Will McIntosh Whyte, multi-asset investor at Rathbones, says there is a profound difference between a portfolio run with environmental social and governance credentials in mind and one that is run with sustainability as the focus.
In his view, ESG is about “risk management” and by excluding businesses that do significant social harm or are badly run, he believes investors will achieve better outcomes.
He says sustainable investing contains all of those elements of ESG, but additionally is about investing in businesses that may also help create solutions to the challenges facing the world.
He adds: “ESG investing is about excluding companies that do harm, while sustainable investing is about rewarding those companies that do good.”
Kristina Church, head of sustainable solutions at Lombard Odier, says that ESG investing is very much centred on the preferences of the client, and the adviser’s role is to understand those preferences.
When it comes to sustainable investing, she applies three criteria: “On net zero, we would ask: 'does a company have a target to achieve that, and does it have a medium-term target to reduce its emissions?' And then one asks: 'well, if it achieves those targets, does it still have a business? How is its business plan impacted?'”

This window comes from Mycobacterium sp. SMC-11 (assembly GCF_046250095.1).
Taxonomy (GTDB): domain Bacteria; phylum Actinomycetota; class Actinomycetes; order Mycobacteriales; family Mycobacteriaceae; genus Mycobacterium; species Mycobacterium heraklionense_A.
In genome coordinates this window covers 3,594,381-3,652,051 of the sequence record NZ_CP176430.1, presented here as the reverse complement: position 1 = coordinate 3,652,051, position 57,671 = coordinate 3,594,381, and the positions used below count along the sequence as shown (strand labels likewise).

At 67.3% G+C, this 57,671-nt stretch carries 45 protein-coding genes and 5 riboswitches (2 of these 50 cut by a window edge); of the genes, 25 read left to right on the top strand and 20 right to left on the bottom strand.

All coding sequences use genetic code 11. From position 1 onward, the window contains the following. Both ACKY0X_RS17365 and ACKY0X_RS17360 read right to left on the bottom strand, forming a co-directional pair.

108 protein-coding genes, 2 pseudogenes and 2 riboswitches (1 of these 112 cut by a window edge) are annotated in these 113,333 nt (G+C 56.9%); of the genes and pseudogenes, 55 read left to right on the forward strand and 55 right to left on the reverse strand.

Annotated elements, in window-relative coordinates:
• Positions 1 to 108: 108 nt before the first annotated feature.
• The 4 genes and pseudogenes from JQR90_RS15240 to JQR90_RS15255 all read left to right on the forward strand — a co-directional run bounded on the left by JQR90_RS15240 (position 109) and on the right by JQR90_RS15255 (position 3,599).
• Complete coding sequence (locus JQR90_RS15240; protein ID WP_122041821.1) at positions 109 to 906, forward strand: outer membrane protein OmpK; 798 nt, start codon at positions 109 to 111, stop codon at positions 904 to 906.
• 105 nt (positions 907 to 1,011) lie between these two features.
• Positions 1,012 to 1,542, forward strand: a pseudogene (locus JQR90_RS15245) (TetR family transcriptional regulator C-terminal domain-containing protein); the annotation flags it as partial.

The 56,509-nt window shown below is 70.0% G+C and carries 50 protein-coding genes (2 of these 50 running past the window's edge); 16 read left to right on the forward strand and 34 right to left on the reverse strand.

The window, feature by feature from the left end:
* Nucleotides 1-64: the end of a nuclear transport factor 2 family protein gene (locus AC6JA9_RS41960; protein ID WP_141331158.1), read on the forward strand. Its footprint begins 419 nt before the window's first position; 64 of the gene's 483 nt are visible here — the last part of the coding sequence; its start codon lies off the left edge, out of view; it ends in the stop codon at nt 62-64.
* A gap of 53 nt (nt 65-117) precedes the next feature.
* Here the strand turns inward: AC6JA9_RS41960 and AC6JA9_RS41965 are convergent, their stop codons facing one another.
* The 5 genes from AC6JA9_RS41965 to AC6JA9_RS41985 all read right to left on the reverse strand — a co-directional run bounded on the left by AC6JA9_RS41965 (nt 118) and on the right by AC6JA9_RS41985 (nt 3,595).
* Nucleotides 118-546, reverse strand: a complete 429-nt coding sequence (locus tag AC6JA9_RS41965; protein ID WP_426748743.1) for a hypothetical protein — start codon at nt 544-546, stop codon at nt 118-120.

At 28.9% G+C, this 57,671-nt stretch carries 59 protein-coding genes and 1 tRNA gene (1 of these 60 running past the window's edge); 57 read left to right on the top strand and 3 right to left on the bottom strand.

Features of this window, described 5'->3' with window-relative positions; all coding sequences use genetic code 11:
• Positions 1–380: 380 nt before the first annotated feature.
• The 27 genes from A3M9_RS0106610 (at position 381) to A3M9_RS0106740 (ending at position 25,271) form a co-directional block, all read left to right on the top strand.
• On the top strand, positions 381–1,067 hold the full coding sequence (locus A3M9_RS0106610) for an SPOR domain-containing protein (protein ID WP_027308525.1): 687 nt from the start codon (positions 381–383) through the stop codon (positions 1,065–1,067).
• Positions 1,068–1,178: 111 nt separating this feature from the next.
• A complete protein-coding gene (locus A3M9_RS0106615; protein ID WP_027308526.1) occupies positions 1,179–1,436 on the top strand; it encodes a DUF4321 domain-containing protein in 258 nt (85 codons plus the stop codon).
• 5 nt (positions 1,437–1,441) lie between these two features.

Andrzej Pioch, multi-asset investor at Legal & General Investment Management, sees the difference as: “ESG risk is predominantly about the areas a company operates in, while sustainable investment risk is about looking at how a business operates, in whatever sector.”
Chris Hiorns, head of multi-asset strategies at EdenTree Investment Management, says he views sustainable investing as being “thematic” in nature, as a number of specialist funds have been created that enable investors to gain exposure to specific trends in the market, while ESG is the overarching name for different investment styles and priorities that focus on the wider question of how money is invested.
Craig Mackenzie, head of strategic asset allocation at Aberdeen Standard Investments, says his climate-focused multi-asset strategy presently has 60 per cent of its capital allocated to equities, which in a traditional multi-asset strategy would be considered suitable only for clients with the highest tolerance for risk, and a 15 per cent allocation to bonds.
He says finding fixed income investments that are sustainable and an attractive investment tends to be more difficult, and he has invested in infrastructure assets as an alternative to equities.
Among the funds he owns to gain exposure to infrastructure assets is Greencoat.
Advisers searching for appropriate multi-asset sustainable investment strategies for clients are faced with the problem of what to do about greenwashing, that is, the practice of businesses and providers adopting the language of sustainability, without really changing behaviour.
McIntosh Whyte says: “You have to consider, in the first place, the pedigree of the firm and of the teams managing the money – have they been around for a long time or are they recent converts to the potential of sustainable investing?